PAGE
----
Cal Crutchlow will be back in MotoGP action tomorrow after being passed fit to start practice in Jerez.
The British rider missed the previous race in Argentina after suffering multiple injuries to his right hand in a race crash in Texas last month.
Crutchlow has been spending time in a hyperbaric chamber on the Isle of Man to speed up his recovery, with braking his biggest concern around the physically demanding Jerez track.
The 28-year-old passed a medical examination in the Jerez paddock earlier, but he is expecting serious pain when back on his Ducati GP14 tomorrow.
Crutchlow said he will decide whether to complete the Spanish GP weekend tomorrow, with the former World Supersport champion conscious of his own safety and the safety of his rivals on track.
Crutchlow said: “I wanted to return and it was my decision. It wasn’t as simple as just riding because I had to pass a medical today. I had to squeeze a few hands and say how I felt but be honest as well and say if I can’t ride, I can’t ride. It is not just dangerous for me because if there is a guy in front of me and I can’t stop then it dangerous for everyone. I have to be sensible about it and the hand is getting better day-by-day but it just takes time. If I was sitting at home for another month it would be fine. It is sore but Jerez is the worst circuit to be coming back to because it is the most physical and there is no straight to relax and the braking is really hard for Turn 1, 6 and the last corner.”
Asked what his objectives for the weekend are given the lack of strength in his right hand, Crutchlow added: “I will assess it tomorrow. I’ve got another medical tomorrow evening but I will speak to the team and we all see what we think at the end of the day. It is pointless to carry on if I am just riding around. I felt so bad after the crash that for a week I couldn’t breathe. I couldn’t walk up the stairs and I was absolutely wrecked and I worked out I had bruised lungs.”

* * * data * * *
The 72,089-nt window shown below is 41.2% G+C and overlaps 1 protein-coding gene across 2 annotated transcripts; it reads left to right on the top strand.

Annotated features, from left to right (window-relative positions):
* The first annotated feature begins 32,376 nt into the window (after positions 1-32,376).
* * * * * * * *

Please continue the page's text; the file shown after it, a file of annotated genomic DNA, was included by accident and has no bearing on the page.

Crutchlow said he had not been able to grip anything that came close to replicating the brutal braking forces experienced on a 260bhp MotoGP bike.
He told MCN: “I haven ‘t done anything with the hand because anything I do with it sets it back to be honest. If I was to shake somebody’s hand now then I’d be back to the same as Texas because it would wreck it. I believe doing exercise with it was making it worse, so I left it and we will see tomorrow. I am under no illusions that it is going to be tough to ride and if I can’t brake properly then I won’t be riding. I think I have enough power in my fingers to brake but we will see tomorrow.”